Identifies the pioneering U.S. business schools and faculty dedicated to training future managers to handle complex social issues and provide stewardship of fragile environmental resources.

Executive Summary

Do tomorrow 's business leaders have yesterday's skills?

That question kept recurring as we tracked business education programs for our Beyond grey pinstripes surveys. Since the first Pinstripes survey in 1998, comments from our contacts and findings from our research point to a genuine disconnect between the skills businesses say they need and the skills business schools are teaching.

In view of this disconnect, we feel it is important to question and challenge what graduate business education is doing to train the business leaders of tomorrow.

Business education is big business. Every year, the industry dispatches thousands of MBA graduates to take management positions in companies around the world. And every year, the status and reputation of the industry's institutions are greatly influenced by rankings published in the media.

Yet business school rankings, with their narrow emphasis on incoming achievement scores and outgoing starting salaries, only tell a small part of the story. They certainly do not tell us if graduates are being trained to manage the increasingly complex, increasingly interdependent social and environmental challenges present in a global economy.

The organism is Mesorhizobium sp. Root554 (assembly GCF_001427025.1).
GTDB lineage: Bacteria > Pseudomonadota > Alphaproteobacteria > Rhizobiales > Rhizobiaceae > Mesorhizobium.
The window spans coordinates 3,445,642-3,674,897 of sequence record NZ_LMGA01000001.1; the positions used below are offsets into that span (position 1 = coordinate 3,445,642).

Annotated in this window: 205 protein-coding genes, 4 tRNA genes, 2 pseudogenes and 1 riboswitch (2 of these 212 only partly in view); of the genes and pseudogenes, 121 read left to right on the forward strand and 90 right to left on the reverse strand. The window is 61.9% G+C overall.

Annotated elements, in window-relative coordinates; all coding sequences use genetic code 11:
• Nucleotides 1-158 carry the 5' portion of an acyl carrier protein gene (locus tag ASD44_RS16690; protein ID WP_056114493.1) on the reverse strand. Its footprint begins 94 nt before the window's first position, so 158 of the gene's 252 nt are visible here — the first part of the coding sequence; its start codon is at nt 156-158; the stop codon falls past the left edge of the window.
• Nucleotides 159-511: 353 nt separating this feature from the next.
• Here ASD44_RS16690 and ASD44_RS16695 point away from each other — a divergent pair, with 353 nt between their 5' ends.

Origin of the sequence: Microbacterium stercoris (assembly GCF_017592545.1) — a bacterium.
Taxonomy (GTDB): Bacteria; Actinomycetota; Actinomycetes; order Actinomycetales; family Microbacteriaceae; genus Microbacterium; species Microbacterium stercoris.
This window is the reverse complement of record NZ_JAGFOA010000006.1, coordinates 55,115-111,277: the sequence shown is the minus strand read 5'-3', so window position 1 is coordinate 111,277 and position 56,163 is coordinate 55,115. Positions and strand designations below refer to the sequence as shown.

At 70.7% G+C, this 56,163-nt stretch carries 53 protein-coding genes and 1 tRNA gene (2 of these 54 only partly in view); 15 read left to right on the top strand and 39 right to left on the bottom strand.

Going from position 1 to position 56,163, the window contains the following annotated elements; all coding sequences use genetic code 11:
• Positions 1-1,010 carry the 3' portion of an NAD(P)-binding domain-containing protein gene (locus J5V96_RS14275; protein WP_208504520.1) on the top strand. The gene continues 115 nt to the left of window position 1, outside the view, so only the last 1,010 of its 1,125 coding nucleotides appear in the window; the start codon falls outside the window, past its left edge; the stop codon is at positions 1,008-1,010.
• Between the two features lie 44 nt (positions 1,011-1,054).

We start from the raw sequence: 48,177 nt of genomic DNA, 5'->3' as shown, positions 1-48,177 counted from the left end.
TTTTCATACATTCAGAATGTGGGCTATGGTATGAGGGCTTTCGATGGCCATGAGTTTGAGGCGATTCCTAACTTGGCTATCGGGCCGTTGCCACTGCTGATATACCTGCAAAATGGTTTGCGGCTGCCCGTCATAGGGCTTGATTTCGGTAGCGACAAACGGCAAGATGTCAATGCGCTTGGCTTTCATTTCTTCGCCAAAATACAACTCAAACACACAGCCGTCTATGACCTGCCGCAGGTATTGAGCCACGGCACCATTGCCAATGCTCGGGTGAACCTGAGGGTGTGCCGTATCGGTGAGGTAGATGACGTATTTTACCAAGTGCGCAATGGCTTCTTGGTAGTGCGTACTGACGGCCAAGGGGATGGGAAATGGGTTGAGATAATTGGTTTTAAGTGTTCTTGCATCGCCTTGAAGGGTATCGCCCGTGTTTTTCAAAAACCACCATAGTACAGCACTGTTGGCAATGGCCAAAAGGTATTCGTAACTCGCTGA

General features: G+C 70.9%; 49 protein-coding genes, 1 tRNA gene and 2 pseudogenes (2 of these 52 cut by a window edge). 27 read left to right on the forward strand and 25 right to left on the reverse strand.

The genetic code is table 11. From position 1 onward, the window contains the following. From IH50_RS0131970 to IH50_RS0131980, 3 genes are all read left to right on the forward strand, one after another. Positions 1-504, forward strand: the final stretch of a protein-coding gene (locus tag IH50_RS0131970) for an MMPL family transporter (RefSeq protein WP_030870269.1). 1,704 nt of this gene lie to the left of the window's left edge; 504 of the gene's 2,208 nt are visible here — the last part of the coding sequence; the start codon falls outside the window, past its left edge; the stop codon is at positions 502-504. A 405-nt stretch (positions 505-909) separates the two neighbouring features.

Beyond grey pinstripes 2001 is our attempt to fill the gap left by rankings and to bridge the disconnect between the skills businesses need and the training business schools provide.

The report spotlights schools and faculty at the forefront of incorporating social and environmental stewardship issues into the fabric of their MBA programs.

At the time we were conducting this survey, there was some concern that social and environmental stewardship issues would slip down the list of priorities in times of economic downturn.

However, the business leaders that participated in our roundtable discussion, "Beyond rankings: A vision for MBA education", are convinced that stewardship issues are so integral to long-term viability that corporations cannot ignore them and expect to remain competitive.

We share that conviction, along with a firm belief that the prospects for achieving long- term viability are directly linked to the training future business leaders receive in MBA programs.

Jonathan Lash
President, World Resources Institute

Judith Samuelson
Executive Director, Aspen ISIB